Since I've started writing a new series, I've been researching this subject. We always want our latest book to be better than the last. We don't ever stop honing and learning our craft. There is always something new to learn. I'm focusing strongly on first chapters and pacing right now, because it sets the tone for the remainder of the book. There is a lot of helpful advice out there and I found Lee's process very helpful.
Promise and Deliver
I read a wonderful article by Peter Selgin in Writer a few years ago, and it stuck in my head. This part is what I really noted, in fact, underlined.
“Based on a book or story’s first chapter, the reader will form certain expectations, which, unless they are met, will cause consternation, disappointment or. . .amusement.”
I never want my readers to be dismayed or disappointed when reading my books. I definitely do not want them to laugh at me. I think this last would be the most humiliating. I like people to laugh at my words when I plan it that way, but never by any unintentional slip up.
So how could I make the opening of my stories promise and the rest of the story deliver? Here’s my simple-minded formula.
I write down the key elements of my story into a single sentence, sometimes two. Never more. That way I can focus on what I want my reader to expect after that first chapter.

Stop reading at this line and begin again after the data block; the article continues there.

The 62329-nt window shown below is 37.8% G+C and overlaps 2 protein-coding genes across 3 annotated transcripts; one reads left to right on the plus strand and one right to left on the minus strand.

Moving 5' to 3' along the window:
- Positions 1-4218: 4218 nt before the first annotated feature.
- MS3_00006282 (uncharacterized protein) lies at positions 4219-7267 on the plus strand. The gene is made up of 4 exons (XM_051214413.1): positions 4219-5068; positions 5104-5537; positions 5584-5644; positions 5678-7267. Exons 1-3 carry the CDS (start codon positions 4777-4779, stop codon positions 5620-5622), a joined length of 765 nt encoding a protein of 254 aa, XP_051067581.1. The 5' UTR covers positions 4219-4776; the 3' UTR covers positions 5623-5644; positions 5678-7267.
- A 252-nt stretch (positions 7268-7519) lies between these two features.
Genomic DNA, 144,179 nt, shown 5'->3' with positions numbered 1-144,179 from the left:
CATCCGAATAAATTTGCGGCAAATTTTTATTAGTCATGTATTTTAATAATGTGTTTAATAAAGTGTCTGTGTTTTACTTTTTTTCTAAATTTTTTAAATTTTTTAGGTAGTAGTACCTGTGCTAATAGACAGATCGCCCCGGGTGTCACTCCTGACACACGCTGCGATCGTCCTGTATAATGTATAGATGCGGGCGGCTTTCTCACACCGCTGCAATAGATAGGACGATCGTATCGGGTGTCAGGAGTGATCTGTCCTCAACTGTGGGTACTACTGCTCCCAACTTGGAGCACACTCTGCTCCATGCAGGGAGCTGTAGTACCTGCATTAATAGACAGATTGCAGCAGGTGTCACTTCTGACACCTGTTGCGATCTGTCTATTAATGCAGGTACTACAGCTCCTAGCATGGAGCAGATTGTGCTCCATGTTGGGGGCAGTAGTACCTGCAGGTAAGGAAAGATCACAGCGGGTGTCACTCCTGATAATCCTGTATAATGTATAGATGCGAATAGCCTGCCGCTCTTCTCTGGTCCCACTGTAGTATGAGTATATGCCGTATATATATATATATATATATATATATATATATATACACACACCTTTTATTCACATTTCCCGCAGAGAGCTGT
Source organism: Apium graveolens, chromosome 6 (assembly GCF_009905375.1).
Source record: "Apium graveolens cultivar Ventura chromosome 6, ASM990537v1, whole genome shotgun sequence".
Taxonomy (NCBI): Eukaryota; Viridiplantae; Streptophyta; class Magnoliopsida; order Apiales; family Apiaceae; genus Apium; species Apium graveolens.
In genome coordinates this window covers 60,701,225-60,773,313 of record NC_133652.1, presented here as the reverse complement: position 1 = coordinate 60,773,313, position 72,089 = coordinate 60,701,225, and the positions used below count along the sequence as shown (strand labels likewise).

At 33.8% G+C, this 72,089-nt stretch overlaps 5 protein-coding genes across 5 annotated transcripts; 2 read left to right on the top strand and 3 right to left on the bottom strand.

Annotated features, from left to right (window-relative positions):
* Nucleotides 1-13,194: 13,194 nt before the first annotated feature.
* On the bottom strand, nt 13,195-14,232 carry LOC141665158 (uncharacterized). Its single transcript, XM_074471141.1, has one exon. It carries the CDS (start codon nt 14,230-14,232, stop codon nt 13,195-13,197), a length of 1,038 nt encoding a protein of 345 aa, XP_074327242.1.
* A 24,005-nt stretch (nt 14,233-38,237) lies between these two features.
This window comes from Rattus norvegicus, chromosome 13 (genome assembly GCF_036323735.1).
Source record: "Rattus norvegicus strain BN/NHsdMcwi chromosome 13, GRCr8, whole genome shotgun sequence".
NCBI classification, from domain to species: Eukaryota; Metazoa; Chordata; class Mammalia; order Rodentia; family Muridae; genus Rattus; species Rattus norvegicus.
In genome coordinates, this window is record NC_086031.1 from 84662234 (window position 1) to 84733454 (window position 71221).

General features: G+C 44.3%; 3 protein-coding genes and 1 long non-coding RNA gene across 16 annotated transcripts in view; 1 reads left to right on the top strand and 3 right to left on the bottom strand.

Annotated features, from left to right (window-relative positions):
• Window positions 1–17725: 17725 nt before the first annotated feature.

When I’ve got a solid draft of chapter one, I find someone who’s a terrible out-loud reader—someone who doesn’t read my books or care to—and I bribe them to read the first page out loud to me. Believe me, the flaws become so apparent I want to cry.
During that excruciating experience, I listen
• for the tone and style I’d set out to capture.
• for the character’s voice and decide if the reader will know exactly what this character wants or needs.
• to find out if I was clear and precise in my choice of words and phrases, so anyone reading this chapter is ready for what’s to come.
Once that first chapter’s the way I want it, I go through the book, keeping an eye open for everything I’ve led the reader to expect. I’m still not editing for details, I’m looking for those main themes I promised, those character foibles I’ve hinted at, the consistency of tone and style that I established in that opening.
When I’m satisfied, I know it because I’m enjoying the story and that’s huge because at many stages of writing a story, I haven’t enjoyed it.
As Sol Stein says, “The pleasures of writer and reader are interwoven. The seasoned writer. . .derives increasing pleasure from his work. The reader in the hands of a writer who has mastered his craft enjoys a richer experience.” [Stein on Writing]
by C. Lee McKenzie
Cleo has struggled to heal after her baby sister’s death, but the flashbacks to the accident won’t go away. With the move, she vows to keep her tragedy a secret and avoid pitying looks.
Something’s strange about the abandoned house across the street—flashes of light late at night and small flickers of movement that only someone looking for them would see.
Everyone says the house is deserted, but Cleo is sure it isn’t, and she’s sure whoever is inside is watching her.
In one night, Belleza’s life changes forever. So famous, her only choice is to hide her secret from the world so she can silence small town bigotry.
Then Cleo happens.
Sudden Secrets does indeed sound intriguing. Lee's writing process obviously works and I'm going to study it very closely.
Thanks for sharing, Lee!